Singing from the diaphragm requires a proper singing posture (see below). When you exhale, you should feel your stomach contract. When you inhale from the diaphragm, you should feel your stomach expand.

5. Maintain Proper Singing Posture 

Good posture is essential for learning how to improve your singing voice. Stand up straight and keep your head at a level position. Keep your hands relaxed and avoid locking the knees. Your posture should feel comfortable and natural.

6. Release Tension From Your Body 

Essential singing tips include avoiding physical tension in your body. If you’re the type of person who is often stressed out, consider doing yoga before a singing practice or performance. You can also try progressive muscle relaxation, which involves intentionally contracting one muscle group at a time for five to 10 seconds, then releasing the tension and moving on to the next muscle group.

7. Learn to Recognize Pitch 

Serious singers need to learn to recognize pitch, a precursor to reproducing a pitch. Scales can be used as an ear-training exercise. You might also consider using pitch-matching apps to help you improve pitch recognition and control.

8. Vocal Techniques: Find Your Appropriate Volume 

Not every singer can sing at the same volume. If you sing louder than you can, you risk cracking your voice. Singing too softly may mean your voice won’t carry or resonate with the audience. Through practice, you can find the right volume for you.

9. Express Emotion in Your Voice and Body 

An accomplished and talented singer can make the audience feel the emotion of the music, sometimes to the point of giving the audience goosebumps. In order for your audience to feel the emotion of the song, you'll need to feel it yourself. Think about what the song means and try to convey that in your voice.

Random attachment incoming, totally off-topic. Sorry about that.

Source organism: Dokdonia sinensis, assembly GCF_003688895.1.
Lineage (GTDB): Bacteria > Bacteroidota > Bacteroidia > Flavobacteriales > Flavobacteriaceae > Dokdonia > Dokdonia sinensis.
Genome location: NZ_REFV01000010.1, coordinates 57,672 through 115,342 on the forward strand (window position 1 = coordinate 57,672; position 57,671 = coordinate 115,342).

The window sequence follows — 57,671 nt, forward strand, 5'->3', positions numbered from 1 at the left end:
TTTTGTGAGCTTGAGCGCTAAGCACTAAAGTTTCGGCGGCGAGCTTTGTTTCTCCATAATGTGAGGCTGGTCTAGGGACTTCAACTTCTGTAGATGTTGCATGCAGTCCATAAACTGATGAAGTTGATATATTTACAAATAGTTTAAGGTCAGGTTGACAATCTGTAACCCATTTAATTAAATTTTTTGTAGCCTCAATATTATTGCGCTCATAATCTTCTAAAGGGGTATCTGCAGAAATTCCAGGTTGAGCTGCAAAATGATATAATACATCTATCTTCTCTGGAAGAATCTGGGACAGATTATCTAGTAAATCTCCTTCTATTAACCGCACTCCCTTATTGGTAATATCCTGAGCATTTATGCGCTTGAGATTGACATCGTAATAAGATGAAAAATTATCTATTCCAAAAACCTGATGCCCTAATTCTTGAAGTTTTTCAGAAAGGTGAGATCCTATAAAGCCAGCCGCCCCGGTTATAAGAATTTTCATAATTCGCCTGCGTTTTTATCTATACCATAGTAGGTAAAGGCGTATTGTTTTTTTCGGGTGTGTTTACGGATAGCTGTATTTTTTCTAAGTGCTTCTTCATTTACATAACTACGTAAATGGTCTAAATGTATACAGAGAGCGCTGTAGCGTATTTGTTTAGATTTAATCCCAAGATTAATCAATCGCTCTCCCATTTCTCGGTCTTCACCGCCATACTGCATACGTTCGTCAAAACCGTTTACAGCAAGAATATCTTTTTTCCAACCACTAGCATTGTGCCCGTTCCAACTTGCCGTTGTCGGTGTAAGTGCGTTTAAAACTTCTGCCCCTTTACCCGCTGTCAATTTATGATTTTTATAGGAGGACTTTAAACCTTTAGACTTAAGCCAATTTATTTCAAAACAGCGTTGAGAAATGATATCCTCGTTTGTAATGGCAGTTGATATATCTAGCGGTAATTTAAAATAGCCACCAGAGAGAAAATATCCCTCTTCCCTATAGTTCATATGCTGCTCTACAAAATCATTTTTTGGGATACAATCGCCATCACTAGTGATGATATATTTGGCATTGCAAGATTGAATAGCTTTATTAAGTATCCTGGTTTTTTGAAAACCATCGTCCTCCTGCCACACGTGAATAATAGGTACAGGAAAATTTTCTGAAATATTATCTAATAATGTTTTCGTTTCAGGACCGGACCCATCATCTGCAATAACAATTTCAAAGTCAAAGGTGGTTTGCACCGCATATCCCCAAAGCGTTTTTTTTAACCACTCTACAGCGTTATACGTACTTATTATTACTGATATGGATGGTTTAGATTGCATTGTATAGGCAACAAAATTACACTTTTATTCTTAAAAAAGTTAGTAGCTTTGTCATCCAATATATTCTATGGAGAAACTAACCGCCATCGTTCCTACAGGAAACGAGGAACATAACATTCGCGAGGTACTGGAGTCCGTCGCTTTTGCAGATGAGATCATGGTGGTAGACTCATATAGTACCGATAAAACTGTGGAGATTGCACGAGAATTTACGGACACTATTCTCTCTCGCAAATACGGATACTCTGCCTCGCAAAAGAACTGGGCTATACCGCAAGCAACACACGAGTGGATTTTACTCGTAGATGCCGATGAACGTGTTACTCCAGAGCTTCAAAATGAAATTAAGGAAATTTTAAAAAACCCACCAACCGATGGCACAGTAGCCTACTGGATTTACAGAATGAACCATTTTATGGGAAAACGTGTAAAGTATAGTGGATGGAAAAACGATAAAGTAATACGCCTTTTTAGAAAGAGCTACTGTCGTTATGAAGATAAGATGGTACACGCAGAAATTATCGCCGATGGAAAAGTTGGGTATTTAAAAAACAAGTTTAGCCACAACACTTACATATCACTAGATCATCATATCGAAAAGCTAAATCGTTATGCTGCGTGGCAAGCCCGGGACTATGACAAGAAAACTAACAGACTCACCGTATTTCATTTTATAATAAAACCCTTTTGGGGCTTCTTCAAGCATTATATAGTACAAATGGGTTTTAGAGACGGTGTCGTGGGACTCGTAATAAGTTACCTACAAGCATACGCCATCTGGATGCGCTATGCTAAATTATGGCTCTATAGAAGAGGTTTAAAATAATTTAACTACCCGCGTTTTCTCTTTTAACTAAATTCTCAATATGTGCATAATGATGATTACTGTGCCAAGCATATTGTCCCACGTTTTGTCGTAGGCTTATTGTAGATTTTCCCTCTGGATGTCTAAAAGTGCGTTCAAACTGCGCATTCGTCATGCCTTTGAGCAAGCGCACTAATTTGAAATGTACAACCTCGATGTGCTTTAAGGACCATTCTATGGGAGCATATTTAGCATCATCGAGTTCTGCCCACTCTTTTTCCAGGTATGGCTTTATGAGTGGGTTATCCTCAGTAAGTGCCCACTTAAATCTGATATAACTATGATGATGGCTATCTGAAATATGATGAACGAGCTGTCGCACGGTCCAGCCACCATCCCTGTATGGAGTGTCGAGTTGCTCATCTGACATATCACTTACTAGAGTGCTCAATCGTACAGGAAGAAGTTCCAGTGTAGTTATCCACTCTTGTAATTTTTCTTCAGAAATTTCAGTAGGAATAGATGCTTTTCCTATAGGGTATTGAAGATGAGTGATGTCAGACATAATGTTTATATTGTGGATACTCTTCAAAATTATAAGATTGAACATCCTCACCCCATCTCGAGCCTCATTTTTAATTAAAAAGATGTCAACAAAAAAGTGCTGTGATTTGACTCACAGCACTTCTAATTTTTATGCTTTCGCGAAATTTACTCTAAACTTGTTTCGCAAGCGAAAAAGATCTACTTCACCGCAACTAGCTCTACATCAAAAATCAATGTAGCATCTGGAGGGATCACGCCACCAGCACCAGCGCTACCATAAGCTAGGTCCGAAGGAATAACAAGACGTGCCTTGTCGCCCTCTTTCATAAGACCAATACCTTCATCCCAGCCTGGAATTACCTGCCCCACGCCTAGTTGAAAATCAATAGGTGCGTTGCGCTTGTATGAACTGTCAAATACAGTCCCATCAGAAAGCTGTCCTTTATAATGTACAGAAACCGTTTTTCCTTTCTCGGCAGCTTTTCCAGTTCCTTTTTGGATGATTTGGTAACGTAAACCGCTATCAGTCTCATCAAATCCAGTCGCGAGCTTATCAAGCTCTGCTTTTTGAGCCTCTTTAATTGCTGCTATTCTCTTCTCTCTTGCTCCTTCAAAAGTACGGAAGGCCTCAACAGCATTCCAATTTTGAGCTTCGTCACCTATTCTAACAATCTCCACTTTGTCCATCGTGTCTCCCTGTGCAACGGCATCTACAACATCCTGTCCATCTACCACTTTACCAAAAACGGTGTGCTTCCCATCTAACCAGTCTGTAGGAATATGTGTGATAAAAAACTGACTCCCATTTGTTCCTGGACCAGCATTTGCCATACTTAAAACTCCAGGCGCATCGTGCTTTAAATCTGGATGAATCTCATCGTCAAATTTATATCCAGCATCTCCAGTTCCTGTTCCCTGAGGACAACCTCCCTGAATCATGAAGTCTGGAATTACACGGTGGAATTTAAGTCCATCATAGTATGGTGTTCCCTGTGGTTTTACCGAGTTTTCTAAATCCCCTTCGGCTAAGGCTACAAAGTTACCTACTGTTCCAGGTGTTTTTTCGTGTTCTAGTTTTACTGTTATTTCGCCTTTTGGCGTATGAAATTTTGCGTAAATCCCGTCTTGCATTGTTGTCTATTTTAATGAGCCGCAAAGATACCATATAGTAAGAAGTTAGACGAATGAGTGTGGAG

10. Singing Should Always Include a Cool-Down 

Cooling down after a singing session is as important as warming up and using proper techniques. To cool your voice down after a performance or practice, continue speaking typically and do some gentle scales to get your voice back into the normal speaking range.

How To Improve Your Singing Voice at GCU 

If you are ready to begin your career as a singer and want to help ensure longevity as a performer, consider earning a Bachelor of Arts in Music with an Emphasis in Voice Performance degree at Grand Canyon University. You will be taught essential singing tips and how to care for your voice so that it remains a precision instrument throughout your life. Complete the form on this page to get started.

Woltmann, S. (2023, May 9). How to sing from your diaphragm. Backstage. Retrieved April 9, 2024.

Approved by the assistant dean of the College of Arts and Media on June 18, 2024.

The views and opinions expressed in this article are those of the author’s and do not necessarily reflect the official policy or position of Grand Canyon University. Any sources cited were accurate as of the publish date.